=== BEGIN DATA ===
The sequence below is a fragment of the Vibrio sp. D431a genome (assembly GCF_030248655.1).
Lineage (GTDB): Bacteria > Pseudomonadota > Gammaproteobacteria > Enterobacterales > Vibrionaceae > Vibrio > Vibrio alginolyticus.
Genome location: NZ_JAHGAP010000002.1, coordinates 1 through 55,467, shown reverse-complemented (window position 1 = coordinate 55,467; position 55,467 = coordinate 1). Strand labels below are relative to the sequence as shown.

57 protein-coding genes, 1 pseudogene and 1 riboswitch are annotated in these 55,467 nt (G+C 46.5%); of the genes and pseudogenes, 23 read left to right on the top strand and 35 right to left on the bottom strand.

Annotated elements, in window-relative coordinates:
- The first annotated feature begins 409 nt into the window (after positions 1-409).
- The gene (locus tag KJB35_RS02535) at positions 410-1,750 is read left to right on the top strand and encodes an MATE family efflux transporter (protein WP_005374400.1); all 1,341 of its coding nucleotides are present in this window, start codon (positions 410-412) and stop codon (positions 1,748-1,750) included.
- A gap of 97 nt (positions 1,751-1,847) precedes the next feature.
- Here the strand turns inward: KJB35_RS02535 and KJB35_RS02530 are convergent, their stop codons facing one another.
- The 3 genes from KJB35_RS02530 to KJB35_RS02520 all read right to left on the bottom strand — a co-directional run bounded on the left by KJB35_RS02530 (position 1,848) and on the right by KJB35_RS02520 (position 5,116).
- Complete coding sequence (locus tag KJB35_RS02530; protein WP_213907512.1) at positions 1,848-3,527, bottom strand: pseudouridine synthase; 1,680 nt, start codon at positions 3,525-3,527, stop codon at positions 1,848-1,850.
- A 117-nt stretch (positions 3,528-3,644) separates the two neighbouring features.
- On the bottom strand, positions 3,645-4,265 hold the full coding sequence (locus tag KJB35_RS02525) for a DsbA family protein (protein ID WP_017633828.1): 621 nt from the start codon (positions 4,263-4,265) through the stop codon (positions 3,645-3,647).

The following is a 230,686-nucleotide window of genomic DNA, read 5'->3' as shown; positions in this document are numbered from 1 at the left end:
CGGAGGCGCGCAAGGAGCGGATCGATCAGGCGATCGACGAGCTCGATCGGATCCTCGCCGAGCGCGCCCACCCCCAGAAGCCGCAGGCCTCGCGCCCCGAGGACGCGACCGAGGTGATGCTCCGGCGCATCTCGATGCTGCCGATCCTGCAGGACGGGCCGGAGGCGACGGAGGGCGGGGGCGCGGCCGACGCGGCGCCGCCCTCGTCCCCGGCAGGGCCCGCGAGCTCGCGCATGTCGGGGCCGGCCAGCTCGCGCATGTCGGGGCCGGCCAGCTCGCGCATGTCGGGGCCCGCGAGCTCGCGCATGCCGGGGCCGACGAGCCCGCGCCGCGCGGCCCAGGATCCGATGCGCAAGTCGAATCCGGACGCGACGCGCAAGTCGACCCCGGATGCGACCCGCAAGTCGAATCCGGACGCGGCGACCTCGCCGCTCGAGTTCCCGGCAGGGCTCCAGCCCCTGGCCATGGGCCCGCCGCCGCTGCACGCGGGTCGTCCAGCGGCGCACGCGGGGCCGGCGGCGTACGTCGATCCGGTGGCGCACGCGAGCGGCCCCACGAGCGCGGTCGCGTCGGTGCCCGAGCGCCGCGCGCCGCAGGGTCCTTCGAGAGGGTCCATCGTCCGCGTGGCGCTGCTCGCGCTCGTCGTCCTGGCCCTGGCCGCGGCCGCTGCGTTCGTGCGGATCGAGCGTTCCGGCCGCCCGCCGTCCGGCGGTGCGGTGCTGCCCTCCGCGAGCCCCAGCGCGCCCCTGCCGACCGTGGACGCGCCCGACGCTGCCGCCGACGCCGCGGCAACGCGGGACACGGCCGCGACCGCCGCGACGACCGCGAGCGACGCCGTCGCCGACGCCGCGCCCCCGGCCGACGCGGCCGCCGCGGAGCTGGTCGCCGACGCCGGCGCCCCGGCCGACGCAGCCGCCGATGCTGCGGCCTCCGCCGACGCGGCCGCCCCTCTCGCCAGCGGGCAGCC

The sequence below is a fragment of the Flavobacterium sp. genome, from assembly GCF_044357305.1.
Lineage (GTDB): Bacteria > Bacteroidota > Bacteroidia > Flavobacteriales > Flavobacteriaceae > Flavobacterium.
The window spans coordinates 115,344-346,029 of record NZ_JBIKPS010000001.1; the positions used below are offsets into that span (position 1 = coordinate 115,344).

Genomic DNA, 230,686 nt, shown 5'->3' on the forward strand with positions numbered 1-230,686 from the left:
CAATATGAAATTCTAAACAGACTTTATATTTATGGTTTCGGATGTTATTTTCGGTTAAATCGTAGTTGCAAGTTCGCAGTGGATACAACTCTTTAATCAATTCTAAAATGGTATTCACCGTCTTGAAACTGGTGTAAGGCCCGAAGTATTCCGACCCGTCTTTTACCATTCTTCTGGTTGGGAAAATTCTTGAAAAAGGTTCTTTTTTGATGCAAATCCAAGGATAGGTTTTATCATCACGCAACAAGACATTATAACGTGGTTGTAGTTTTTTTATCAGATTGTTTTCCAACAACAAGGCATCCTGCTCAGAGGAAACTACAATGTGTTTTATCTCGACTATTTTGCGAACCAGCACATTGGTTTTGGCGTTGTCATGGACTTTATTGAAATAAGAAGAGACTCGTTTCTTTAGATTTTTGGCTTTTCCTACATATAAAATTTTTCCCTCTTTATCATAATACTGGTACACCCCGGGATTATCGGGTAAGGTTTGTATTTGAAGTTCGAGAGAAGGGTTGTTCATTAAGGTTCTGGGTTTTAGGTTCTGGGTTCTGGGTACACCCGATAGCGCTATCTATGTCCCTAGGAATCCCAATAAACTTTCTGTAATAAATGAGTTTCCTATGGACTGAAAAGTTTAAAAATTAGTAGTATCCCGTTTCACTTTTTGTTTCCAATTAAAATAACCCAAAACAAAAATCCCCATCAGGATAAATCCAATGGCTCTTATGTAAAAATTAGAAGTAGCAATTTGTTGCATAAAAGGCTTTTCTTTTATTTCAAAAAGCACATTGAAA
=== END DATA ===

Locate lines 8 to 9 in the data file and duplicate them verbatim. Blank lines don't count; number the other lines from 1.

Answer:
- A gap of 97 nt (positions 1,751-1,847) precedes the next feature.
- Here the strand turns inward: KJB35_RS02535 and KJB35_RS02530 are convergent, their stop codons facing one another.